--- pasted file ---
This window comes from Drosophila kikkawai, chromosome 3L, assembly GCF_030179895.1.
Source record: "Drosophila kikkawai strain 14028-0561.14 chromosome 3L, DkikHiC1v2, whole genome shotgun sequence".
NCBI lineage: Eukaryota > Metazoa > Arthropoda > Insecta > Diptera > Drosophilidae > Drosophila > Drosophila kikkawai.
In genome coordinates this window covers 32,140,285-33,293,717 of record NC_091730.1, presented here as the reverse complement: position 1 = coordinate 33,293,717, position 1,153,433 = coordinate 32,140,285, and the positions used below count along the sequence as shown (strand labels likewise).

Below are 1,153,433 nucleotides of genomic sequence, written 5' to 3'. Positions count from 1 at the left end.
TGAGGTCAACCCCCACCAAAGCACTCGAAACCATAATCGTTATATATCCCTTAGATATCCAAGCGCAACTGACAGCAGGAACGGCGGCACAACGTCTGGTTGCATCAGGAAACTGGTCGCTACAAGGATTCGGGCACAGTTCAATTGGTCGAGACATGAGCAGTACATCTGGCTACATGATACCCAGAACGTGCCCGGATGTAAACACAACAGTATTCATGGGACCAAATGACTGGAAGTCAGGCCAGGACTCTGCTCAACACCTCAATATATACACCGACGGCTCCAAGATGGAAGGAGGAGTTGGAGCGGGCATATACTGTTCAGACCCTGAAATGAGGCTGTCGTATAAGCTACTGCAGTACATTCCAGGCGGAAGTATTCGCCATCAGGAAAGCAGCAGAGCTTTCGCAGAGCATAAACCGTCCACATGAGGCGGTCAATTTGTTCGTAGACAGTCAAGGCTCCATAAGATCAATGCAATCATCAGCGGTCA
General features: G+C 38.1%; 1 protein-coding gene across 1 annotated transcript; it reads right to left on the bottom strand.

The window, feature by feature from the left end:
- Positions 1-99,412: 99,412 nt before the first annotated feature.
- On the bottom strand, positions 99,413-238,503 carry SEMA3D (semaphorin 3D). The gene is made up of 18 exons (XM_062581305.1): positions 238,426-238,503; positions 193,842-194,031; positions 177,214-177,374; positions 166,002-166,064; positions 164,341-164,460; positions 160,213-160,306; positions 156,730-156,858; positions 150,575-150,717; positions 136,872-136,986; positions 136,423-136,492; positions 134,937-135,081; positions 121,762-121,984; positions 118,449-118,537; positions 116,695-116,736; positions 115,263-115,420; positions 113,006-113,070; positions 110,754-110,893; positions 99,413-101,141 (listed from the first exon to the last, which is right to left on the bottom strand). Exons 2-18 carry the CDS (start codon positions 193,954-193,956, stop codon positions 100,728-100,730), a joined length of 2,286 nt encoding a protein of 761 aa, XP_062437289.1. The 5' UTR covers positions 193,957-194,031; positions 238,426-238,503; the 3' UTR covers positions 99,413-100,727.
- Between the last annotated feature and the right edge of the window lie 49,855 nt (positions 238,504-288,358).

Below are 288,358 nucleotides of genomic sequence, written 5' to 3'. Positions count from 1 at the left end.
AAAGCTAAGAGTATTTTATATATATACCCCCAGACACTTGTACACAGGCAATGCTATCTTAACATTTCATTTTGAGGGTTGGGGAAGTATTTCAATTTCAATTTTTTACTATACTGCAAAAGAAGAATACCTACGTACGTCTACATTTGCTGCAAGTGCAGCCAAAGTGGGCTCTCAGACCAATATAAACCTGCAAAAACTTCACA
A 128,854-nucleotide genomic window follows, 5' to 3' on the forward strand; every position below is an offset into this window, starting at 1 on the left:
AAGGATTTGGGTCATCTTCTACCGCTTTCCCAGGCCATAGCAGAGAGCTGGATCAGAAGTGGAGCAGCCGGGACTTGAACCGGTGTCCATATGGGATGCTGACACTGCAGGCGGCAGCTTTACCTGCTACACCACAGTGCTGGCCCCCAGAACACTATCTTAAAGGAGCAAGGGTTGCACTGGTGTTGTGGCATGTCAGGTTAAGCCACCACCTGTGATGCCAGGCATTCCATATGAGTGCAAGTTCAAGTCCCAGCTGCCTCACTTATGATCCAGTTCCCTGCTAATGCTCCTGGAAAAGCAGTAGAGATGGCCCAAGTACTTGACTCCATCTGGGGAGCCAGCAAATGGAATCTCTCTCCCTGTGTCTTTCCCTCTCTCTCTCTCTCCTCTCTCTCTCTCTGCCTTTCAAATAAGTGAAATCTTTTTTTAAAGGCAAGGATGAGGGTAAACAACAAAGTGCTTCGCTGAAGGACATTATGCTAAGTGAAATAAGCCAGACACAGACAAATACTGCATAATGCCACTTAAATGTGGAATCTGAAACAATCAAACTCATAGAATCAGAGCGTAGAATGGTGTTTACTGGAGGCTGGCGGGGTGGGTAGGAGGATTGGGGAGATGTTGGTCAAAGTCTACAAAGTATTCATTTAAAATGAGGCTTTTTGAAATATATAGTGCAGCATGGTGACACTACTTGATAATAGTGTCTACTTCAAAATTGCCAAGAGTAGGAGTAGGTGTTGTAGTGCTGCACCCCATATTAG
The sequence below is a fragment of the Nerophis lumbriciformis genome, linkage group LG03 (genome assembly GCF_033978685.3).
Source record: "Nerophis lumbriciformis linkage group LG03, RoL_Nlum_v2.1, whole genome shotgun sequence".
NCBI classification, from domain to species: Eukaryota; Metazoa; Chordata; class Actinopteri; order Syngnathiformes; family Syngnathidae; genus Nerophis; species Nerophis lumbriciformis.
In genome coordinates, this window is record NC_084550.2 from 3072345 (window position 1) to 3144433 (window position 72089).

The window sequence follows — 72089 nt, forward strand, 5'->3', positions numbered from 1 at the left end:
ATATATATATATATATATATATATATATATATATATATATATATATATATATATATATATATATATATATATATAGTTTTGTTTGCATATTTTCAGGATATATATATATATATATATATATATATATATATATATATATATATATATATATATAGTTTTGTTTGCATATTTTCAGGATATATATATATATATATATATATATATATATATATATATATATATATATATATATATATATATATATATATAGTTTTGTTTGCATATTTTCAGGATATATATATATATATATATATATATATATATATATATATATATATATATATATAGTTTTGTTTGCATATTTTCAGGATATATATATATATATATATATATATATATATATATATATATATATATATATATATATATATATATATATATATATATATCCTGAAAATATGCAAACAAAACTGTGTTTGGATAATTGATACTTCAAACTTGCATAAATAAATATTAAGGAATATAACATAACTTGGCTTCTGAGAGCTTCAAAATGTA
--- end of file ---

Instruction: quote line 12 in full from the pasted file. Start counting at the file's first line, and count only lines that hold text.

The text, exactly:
Below are 288,358 nucleotides of genomic sequence, written 5' to 3'. Positions count from 1 at the left end.